“My Body” and “Buying Myself Back”
Perhaps the most egregious mishandling of Ratajkowski’s gifts comes when photographers capitalize on her newfound fame by selling old photos of her without her consent. In a particularly painful essay titled “Buying Myself Back,” Ratajkowski describes the predatory encounters she had with these photographers and her efforts to buy back her images; the essay’s insightful commentary duals as Ratajkowski’s way of reclaiming and rebuilding her self-image.
However, even Ratajkowski’s descriptions have their limitations. She freely explores the complexity of the relationship between money-making and objectification, but she still cannot pin down to what degree she is complicit. It is precisely this ambiguity that makes it harder to plot the way forward. In a particularly galling quote, Ratajkowski stated, “Money means power, I thought. And by capitalizing on my sexuality I have money. The whole damn system is corrupt and anyone who participates in it is as guilty as I am. What am I going to do? Live off the grid? I have to make a living somehow.”
Ratajkowski, admirably, also delves into her personal and family trauma to trace the effect these incidents have on her today. With the skills she learned in therapy, Ratajkowski uses her writing to create vivid images of her relationships with other people for her readers.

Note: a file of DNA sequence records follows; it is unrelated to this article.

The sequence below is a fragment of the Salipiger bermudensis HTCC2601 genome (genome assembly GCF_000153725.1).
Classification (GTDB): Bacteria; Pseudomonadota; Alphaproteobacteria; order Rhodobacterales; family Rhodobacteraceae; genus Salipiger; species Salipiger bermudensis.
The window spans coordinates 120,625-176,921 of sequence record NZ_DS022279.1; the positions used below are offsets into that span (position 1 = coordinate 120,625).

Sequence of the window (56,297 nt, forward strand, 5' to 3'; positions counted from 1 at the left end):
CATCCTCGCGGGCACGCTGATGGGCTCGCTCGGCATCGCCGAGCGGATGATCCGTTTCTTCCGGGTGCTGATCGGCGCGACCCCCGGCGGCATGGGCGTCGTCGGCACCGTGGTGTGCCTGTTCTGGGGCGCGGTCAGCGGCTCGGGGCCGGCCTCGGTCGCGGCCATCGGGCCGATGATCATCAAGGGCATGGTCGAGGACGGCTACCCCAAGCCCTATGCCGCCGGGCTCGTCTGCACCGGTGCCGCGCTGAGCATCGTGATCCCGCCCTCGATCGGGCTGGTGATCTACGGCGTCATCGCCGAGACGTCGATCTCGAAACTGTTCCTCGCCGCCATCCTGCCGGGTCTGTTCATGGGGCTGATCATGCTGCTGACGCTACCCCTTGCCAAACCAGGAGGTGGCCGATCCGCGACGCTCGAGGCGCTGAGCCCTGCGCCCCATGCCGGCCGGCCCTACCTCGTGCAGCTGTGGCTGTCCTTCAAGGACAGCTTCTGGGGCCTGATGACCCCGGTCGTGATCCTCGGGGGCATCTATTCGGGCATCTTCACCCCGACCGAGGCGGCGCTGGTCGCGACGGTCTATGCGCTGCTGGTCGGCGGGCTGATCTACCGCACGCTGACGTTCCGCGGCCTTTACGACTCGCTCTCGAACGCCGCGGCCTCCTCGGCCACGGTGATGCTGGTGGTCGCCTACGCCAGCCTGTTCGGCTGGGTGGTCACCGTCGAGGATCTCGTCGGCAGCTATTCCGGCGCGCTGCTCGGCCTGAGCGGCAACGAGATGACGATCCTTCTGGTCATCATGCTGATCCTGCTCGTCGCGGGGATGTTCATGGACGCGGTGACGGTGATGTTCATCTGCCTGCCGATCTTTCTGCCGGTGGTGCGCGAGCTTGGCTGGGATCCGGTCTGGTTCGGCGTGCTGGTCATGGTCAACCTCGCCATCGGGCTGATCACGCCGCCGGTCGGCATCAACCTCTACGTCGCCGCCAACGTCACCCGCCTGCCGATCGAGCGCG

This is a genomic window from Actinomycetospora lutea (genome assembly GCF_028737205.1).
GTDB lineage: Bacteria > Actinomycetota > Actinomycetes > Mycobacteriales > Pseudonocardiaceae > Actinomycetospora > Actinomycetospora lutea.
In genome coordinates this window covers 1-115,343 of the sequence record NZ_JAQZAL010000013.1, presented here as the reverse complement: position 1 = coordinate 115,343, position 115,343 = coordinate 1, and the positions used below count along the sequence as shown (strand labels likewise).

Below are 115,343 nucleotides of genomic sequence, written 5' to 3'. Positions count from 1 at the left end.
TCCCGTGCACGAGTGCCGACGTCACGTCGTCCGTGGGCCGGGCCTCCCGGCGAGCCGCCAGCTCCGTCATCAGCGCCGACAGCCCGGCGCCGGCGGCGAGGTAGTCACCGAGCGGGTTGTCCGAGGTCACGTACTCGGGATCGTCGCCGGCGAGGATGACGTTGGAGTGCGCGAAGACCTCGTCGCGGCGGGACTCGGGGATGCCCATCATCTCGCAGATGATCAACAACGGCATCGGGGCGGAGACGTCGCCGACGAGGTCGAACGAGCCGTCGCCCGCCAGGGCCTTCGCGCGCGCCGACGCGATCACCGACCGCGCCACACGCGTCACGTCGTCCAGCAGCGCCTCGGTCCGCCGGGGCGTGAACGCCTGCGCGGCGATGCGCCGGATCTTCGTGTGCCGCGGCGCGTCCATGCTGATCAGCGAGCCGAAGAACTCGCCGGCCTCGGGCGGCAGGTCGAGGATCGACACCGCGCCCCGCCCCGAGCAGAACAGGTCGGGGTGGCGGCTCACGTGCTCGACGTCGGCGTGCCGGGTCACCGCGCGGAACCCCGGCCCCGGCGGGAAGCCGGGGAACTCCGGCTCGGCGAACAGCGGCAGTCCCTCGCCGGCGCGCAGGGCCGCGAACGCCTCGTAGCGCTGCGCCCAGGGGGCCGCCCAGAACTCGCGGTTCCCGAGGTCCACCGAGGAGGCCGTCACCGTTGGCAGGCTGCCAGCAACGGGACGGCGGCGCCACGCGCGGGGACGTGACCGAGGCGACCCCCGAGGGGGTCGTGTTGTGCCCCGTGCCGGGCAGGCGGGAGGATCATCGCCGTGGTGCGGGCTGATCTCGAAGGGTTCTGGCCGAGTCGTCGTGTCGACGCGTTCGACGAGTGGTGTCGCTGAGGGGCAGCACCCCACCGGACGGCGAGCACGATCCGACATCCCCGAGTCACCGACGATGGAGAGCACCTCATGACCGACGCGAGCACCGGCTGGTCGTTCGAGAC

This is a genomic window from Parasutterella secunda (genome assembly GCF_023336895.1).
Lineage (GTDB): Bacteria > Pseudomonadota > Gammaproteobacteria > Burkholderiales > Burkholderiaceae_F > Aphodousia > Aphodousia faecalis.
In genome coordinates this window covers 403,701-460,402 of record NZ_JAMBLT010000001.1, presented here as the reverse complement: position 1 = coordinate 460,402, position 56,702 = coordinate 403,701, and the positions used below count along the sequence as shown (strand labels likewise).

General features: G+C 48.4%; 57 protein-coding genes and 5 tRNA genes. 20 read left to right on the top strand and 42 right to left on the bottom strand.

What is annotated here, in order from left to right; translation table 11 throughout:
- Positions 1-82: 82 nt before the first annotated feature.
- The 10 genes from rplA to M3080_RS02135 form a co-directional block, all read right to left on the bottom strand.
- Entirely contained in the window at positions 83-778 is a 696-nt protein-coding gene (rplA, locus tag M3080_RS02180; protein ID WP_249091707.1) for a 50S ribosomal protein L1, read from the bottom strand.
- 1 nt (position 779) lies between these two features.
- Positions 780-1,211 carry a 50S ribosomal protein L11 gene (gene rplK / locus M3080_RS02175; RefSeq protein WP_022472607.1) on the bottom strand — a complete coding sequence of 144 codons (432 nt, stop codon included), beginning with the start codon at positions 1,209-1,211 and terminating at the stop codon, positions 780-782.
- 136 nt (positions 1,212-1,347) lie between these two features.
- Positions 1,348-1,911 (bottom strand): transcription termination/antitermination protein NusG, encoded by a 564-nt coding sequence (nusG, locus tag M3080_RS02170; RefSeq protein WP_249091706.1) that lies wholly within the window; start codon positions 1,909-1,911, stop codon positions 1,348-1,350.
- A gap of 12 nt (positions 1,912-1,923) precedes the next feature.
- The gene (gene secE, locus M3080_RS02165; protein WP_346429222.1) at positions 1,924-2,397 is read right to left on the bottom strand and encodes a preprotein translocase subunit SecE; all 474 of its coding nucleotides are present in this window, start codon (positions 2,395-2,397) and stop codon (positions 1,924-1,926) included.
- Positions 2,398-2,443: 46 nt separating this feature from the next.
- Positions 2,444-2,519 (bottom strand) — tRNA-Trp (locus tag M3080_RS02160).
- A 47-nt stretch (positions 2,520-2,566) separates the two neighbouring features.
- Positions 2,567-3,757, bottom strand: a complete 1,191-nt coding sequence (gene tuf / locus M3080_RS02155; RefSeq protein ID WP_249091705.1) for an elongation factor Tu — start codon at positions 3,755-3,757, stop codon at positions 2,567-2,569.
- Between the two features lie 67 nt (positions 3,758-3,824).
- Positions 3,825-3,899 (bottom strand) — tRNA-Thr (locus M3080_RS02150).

Within her family, her mother and father obsess over her physical appearance and take pride in her being their “beautiful” daughter. Her mother arranges modeling photos around the house, and Ratajkowski “sensed at times that [her mother] felt entitled to [her beauty] in some way, like a piece of bequeathed jewelry, one that was once hers, one that she’d lived with her entire life.” She is forced to confront more of her familial trauma further down the line when her mother becomes sick. In a particularly visceral memory, Ratajkowski talks about her mother laying out messages that her father sent to other women and asking, “Did he cross the line?”
Boundaries are something that Ratajkowski is struggling with, in an area of work so focused on her sexuality and desirability. Her self-awareness and courage in addressing her personal trauma lay the path for understanding where some of this stems from. Not only did she battle with living in a household with “no separation, physically or emotionally” from her parents’ relationship, but she is also a sexual assault survivor. In light of these revelations, many of her descriptions of the body dissociation she experienced while modeling seem downright harrowing.
Ratajkowski brings together the threads of her own story in a satisfying and evocative way. For a woman who has so often been reduced to just her physical appearance, she brings a lot of heart, soul and brains to “My Body.”